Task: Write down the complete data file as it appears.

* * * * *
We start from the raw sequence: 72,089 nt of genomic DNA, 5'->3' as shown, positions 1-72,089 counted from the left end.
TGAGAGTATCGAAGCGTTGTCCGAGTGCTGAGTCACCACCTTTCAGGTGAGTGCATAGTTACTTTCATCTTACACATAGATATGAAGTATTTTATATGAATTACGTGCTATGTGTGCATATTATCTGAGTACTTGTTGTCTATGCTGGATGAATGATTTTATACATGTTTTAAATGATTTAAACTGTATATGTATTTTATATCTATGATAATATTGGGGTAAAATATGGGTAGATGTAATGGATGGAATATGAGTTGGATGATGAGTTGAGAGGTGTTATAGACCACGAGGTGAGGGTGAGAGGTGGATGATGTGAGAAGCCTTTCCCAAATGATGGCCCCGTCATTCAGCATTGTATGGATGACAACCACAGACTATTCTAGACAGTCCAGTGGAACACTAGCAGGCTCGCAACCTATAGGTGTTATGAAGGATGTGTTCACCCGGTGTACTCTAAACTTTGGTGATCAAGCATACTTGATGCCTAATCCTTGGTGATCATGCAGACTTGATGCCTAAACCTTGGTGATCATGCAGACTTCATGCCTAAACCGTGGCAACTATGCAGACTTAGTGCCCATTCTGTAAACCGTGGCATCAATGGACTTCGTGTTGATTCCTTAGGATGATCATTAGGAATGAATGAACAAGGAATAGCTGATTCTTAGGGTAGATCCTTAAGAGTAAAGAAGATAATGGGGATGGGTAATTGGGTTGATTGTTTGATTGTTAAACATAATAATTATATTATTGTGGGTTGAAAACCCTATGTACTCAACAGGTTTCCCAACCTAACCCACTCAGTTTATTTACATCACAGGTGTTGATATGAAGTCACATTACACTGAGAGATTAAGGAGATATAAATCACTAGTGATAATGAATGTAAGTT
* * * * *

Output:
We start from the raw sequence: 72,089 nt of genomic DNA, 5'->3' as shown, positions 1-72,089 counted from the left end.
TGAGAGTATCGAAGCGTTGTCCGAGTGCTGAGTCACCACCTTTCAGGTGAGTGCATAGTTACTTTCATCTTACACATAGATATGAAGTATTTTATATGAATTACGTGCTATGTGTGCATATTATCTGAGTACTTGTTGTCTATGCTGGATGAATGATTTTATACATGTTTTAAATGATTTAAACTGTATATGTATTTTATATCTATGATAATATTGGGGTAAAATATGGGTAGATGTAATGGATGGAATATGAGTTGGATGATGAGTTGAGAGGTGTTATAGACCACGAGGTGAGGGTGAGAGGTGGATGATGTGAGAAGCCTTTCCCAAATGATGGCCCCGTCATTCAGCATTGTATGGATGACAACCACAGACTATTCTAGACAGTCCAGTGGAACACTAGCAGGCTCGCAACCTATAGGTGTTATGAAGGATGTGTTCACCCGGTGTACTCTAAACTTTGGTGATCAAGCATACTTGATGCCTAATCCTTGGTGATCATGCAGACTTGATGCCTAAACCTTGGTGATCATGCAGACTTCATGCCTAAACCGTGGCAACTATGCAGACTTAGTGCCCATTCTGTAAACCGTGGCATCAATGGACTTCGTGTTGATTCCTTAGGATGATCATTAGGAATGAATGAACAAGGAATAGCTGATTCTTAGGGTAGATCCTTAAGAGTAAAGAAGATAATGGGGATGGGTAATTGGGTTGATTGTTTGATTGTTAAACATAATAATTATATTATTGTGGGTTGAAAACCCTATGTACTCAACAGGTTTCCCAACCTAACCCACTCAGTTTATTTACATCACAGGTGTTGATATGAAGTCACATTACACTGAGAGATTAAGGAGATATAAATCACTAGTGATAATGAATGTAAGTT